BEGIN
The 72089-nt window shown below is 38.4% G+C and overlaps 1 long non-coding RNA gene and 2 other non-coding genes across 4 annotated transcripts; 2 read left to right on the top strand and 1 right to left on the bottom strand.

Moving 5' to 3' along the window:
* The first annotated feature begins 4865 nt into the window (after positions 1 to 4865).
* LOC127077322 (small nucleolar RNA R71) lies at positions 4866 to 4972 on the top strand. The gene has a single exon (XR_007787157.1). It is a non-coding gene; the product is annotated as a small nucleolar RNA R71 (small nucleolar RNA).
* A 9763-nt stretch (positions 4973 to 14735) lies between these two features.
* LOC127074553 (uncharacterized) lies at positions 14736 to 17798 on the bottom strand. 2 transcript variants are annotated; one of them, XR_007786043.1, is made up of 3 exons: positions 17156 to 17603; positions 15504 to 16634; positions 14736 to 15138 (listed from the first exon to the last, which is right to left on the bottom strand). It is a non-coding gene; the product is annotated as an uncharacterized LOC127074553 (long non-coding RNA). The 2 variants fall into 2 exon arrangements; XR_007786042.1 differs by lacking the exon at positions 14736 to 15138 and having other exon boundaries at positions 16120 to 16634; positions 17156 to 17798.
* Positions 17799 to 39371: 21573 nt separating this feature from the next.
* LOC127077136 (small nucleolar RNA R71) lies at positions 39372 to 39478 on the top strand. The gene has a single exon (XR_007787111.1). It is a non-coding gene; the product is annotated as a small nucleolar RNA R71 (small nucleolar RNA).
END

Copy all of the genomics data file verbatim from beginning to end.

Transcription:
The 72089-nt window shown below is 38.4% G+C and overlaps 1 long non-coding RNA gene and 2 other non-coding genes across 4 annotated transcripts; 2 read left to right on the top strand and 1 right to left on the bottom strand.

Moving 5' to 3' along the window:
* The first annotated feature begins 4865 nt into the window (after positions 1 to 4865).
* LOC127077322 (small nucleolar RNA R71) lies at positions 4866 to 4972 on the top strand. The gene has a single exon (XR_007787157.1). It is a non-coding gene; the product is annotated as a small nucleolar RNA R71 (small nucleolar RNA).
* A 9763-nt stretch (positions 4973 to 14735) lies between these two features.
* LOC127074553 (uncharacterized) lies at positions 14736 to 17798 on the bottom strand. 2 transcript variants are annotated; one of them, XR_007786043.1, is made up of 3 exons: positions 17156 to 17603; positions 15504 to 16634; positions 14736 to 15138 (listed from the first exon to the last, which is right to left on the bottom strand). It is a non-coding gene; the product is annotated as an uncharacterized LOC127074553 (long non-coding RNA). The 2 variants fall into 2 exon arrangements; XR_007786042.1 differs by lacking the exon at positions 14736 to 15138 and having other exon boundaries at positions 16120 to 16634; positions 17156 to 17798.
* Positions 17799 to 39371: 21573 nt separating this feature from the next.
* LOC127077136 (small nucleolar RNA R71) lies at positions 39372 to 39478 on the top strand. The gene has a single exon (XR_007787111.1). It is a non-coding gene; the product is annotated as a small nucleolar RNA R71 (small nucleolar RNA).